Since Saturday Night Live first aired 40 years ago, the sketch-comedy show has seen its fair share of politicians. On Nov. 7, Donald Trump will host SNL, but he isn’t the first candidate to do so—Ralph Nader first hosted in 1977—but no host has gone on to win the presidency. Already, the show has featured numerous spoofs of the 2016 presidential campaigns, and Hillary Clinton has made a guest appearance.
The show is so entrenched in politics, presidential elections in particular, that academic institutions have studied what they call the “SNL effect.”
One 2012 study published by East Carolina University found that after being exposed to a sketch of Tina Fey impersonating former vice presidential nominee Sarah Palin, viewers’ approval of Palin declined.
From political impersonations to guest appearances from presidents and presidential hopefuls, these are SNL’s best political moments.
A full collection of political sketches can be found on SNL’s YouTube channel.
Tina Fey and Amy Poehler as Sarah Palin and Hillary Clinton
Chevy Chase as President Gerald Ford
Dan Aykroyd as President Jimmy Carter
Jason Sudeikus and Terran Killen as Joe Biden and Paul Ryan
Kristen Wiig and Bill Hader as Nancy Pelosi and John Boehner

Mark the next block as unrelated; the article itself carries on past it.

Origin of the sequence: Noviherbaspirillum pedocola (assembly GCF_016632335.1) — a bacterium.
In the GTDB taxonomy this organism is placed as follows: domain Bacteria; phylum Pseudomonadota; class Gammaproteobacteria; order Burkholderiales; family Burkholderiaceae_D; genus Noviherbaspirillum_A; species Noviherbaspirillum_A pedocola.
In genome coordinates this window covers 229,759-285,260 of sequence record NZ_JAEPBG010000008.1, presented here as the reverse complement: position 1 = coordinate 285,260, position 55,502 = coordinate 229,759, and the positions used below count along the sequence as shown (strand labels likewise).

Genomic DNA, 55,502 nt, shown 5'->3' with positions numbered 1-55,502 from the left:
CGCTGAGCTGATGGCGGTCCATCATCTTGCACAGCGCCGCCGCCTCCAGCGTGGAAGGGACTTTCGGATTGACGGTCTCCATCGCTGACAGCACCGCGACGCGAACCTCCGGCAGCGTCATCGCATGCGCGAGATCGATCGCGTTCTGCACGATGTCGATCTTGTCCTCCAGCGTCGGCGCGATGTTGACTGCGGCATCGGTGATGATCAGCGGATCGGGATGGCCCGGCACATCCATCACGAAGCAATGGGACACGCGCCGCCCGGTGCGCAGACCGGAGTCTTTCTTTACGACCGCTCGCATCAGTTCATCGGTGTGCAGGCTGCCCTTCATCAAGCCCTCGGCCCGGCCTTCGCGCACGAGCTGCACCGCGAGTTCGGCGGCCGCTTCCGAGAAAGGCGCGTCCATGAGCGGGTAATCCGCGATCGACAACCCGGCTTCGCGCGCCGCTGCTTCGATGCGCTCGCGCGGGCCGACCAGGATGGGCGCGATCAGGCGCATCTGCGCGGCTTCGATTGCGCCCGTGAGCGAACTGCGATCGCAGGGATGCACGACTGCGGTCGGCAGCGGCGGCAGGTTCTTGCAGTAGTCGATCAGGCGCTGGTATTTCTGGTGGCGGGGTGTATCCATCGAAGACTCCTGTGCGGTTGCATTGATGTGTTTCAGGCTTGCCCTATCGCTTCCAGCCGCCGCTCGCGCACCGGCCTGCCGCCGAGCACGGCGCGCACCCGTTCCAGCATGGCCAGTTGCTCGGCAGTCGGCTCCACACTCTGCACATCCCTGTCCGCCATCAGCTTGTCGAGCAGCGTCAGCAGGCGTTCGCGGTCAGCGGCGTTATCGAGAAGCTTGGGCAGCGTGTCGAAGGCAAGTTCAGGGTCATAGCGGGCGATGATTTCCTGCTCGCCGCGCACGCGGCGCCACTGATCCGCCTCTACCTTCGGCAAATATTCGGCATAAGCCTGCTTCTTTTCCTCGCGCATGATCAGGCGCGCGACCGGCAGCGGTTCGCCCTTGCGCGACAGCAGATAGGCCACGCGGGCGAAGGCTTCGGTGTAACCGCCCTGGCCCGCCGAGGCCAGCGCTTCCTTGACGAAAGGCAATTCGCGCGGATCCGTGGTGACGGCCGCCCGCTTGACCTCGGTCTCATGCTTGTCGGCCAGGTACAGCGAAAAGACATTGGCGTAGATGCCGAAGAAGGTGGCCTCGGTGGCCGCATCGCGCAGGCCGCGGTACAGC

Darrell Hammond as Dick Cheney
Fred Armisen as President Obama
School House Rock explains President Obama's executive action on immigration.
Will Ferrel and Darrell Hammond as George W. Bush and Al Gore
Larry David as Bernie Sanders
Hillary Clinton plays a bartender.
Phil Hartman as President Ronald Reagan
Phil Hartman as Bill Clinton
Dana Carvey as George H. W. Bush
This article is from the archive of our partner National Journal.
Sarah Gibbens is a producer on National Journal's audience development team. She previously worked as a digital media fellow at The Podesta Group and as a writer for San Antonio-based newspaper The Rivard Report. Sarah graduated from the University of Texas at San Antonio where she was the editor-in-chief of the independent student newspaper, The Paisano.
Rebecca Velez is the operations coordinator at National Journal, and executive producer of the TwentySixteen podcast. She has previously worked as a paralegal at Proskauer Rose LLP. Rebecca graduated with degrees in English and Philosophy from Cornell University, where she was a staff writer for the Daily Sun.